Mash-Up Tools, Updated IE Beta Bow at Mix06

Microsoft released a refreshed Beta 2 preview of Internet Explorer 7 along with key beta development tools at Mix06, the company’s first-ever Web site developer and designer conclave kicked off in Las Vegas on Monday.

The releases include the latest community technology preview for Microsoft’s “Atlas” tools for building applications that use the new Windows Presentation Foundation built upon asynchronous JavaScript and XML technologies (AJAX).

Atlas is an ASP.NET 2.0 framework for building cross–browser, cross–platform AJAX applications. The company also announced it feels Atlas is stable enough to issue a “go-live license” that lets developers put their Atlas applications into production.

Chairman and chief software architect Bill Gates kicked off the week-long event by sketching out for attendees a vision of how developers can use Web technologies to create what he refers to as “the programmable Web.”

The term “Web 2.0” is also often used to describe the ability to use programmable Web sites as components in larger, seamless applications. Combining several Web pages, or parts of them, on a single page using program code is called a “mash-up,” a capability that Atlas aims to enable.

Gates also said that the company already has the next two versions of IE in work, though he didn’t divulge anything further, except to say that future IE revs will be much more frequent than in the past.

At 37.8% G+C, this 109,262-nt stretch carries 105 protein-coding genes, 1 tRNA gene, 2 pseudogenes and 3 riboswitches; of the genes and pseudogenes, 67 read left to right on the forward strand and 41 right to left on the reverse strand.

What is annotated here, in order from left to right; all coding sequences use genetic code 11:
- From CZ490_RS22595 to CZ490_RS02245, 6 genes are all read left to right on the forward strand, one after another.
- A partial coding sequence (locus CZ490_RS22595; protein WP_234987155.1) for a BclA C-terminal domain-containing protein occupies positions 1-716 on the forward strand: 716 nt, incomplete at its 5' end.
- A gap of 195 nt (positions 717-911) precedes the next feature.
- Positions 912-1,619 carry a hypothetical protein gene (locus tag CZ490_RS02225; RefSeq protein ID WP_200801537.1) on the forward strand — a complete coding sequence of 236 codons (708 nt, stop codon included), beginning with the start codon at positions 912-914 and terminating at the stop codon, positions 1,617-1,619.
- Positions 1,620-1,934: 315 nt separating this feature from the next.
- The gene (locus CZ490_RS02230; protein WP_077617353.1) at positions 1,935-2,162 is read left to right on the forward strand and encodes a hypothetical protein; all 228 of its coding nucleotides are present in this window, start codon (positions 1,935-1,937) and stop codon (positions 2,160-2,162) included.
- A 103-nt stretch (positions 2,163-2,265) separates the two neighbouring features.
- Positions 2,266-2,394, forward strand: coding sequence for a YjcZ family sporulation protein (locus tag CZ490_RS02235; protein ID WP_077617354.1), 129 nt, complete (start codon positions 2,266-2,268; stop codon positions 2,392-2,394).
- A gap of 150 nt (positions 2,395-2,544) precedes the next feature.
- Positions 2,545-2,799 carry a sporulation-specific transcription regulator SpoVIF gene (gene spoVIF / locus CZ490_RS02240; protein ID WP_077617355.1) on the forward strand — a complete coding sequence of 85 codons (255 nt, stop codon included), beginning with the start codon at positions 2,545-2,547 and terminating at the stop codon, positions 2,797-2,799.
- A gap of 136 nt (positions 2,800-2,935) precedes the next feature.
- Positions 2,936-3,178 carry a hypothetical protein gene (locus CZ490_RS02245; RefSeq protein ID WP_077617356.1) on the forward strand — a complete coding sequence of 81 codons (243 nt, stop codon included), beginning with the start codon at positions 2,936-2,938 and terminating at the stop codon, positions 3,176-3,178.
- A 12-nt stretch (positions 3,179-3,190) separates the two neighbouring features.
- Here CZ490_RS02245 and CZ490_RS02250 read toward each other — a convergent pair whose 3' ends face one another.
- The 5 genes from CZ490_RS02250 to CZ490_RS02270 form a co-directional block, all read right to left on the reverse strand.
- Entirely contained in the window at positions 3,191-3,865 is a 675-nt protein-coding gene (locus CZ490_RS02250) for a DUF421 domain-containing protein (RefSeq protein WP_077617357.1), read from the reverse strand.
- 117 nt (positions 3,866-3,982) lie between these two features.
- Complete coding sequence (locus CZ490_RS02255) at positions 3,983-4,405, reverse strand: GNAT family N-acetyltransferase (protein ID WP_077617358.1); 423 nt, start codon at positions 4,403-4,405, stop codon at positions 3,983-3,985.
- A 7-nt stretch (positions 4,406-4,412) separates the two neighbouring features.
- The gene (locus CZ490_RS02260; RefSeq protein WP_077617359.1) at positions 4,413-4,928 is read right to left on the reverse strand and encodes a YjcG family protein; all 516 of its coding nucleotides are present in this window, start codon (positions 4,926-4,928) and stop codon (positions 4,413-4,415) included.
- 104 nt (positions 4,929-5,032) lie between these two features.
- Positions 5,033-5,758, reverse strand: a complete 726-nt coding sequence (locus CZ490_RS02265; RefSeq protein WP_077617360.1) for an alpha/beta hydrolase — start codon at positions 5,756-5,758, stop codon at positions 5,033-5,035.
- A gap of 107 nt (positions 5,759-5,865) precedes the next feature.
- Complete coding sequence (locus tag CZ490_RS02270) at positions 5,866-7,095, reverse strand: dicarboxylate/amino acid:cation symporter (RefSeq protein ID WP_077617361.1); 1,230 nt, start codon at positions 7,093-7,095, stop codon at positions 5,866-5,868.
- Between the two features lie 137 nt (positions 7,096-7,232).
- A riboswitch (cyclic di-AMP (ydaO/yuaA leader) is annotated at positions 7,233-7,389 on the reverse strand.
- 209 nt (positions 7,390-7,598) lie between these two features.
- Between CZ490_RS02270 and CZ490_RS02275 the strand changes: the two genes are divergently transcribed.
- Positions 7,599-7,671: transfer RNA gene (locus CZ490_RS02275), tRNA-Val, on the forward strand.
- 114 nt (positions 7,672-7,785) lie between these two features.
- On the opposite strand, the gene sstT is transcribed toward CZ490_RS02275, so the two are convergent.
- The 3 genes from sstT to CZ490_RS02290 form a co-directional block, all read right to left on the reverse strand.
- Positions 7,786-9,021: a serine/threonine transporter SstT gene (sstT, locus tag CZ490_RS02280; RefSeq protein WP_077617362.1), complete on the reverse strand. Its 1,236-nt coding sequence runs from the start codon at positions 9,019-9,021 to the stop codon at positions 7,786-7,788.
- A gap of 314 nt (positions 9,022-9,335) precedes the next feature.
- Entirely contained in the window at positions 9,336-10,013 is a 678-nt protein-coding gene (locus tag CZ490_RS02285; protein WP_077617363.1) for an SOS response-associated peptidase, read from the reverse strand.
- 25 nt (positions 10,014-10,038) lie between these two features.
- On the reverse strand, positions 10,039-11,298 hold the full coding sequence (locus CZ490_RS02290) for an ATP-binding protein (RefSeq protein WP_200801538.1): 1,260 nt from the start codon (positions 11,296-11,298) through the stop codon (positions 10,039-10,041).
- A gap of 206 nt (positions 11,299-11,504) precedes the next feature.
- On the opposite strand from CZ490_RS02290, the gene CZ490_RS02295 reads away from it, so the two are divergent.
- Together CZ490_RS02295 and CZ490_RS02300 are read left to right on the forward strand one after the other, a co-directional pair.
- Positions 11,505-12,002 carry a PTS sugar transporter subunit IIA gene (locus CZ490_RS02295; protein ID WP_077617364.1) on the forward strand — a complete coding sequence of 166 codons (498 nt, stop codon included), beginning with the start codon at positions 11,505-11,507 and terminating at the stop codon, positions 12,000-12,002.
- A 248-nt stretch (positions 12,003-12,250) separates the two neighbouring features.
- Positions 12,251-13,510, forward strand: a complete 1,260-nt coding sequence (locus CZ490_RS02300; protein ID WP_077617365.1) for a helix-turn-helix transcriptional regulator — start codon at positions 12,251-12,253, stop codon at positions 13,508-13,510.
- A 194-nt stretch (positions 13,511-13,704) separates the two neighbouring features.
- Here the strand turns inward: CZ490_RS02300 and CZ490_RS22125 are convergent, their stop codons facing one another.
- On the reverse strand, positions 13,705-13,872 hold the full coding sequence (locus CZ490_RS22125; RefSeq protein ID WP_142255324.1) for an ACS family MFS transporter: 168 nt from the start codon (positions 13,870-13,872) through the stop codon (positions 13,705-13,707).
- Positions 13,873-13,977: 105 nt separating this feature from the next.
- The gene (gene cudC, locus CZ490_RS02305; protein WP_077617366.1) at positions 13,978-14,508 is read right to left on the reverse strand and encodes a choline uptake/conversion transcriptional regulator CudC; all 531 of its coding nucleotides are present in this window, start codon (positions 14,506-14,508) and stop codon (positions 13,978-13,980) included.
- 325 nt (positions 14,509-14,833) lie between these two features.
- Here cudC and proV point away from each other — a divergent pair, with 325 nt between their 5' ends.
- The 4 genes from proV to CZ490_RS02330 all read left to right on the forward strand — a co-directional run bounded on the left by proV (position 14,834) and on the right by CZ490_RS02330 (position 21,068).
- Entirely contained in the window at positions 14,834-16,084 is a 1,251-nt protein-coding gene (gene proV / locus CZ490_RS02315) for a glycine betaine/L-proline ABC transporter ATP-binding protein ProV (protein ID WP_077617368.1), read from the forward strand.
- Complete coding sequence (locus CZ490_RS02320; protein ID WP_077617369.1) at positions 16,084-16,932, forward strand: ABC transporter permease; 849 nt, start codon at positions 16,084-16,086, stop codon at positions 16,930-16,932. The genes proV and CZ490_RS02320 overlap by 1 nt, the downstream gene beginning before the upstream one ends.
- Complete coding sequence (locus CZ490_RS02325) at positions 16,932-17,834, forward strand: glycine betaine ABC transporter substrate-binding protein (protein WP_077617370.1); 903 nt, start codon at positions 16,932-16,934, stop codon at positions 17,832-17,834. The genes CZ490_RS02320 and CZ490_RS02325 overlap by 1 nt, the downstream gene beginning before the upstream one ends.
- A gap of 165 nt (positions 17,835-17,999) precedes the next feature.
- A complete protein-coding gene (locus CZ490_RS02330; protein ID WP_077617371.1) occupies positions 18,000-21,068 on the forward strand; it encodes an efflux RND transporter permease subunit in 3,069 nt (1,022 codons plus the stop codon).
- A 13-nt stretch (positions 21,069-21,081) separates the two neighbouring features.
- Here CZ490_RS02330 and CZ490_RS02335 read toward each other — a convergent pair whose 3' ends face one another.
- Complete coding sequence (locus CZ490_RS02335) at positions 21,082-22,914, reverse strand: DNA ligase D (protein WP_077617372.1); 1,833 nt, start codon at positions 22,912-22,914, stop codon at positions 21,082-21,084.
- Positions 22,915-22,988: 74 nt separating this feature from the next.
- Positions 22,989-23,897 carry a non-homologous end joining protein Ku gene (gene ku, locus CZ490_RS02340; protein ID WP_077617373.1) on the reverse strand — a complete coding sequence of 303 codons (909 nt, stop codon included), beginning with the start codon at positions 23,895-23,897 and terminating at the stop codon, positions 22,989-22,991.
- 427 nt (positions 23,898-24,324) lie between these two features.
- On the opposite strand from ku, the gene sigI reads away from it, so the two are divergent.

“We are very immersed in this idea of the browser as a platform . . . . when we think of IE you'll see us be more explicit about the user interface portion, which is the piece that will be revving very rapidly,” Gates told the crowd of about 1,700 attendees.

Besides AJAX, among the technologies Microsoft will tout this week are the Simple List Extensions (SLE) for RSS (Really Simple Syndication) information feeds, which will be supported in both IE7 and Vista. For instance, SLE could be used to enable third-party applications to take advantage of Outlook calendar information transmitted via RSS.

“When you think about RSS as the start of a programmable Web, as you expose APIs to your Web sites, amazing things can happen,” Gates added.

About the Author

Stuart J. Johnston has covered technology, especially Microsoft, since February 1988 for InfoWorld, Computerworld, Information Week, and PC World, as well as for Enterprise Developer, XML & Web Services, and .NET magazines.


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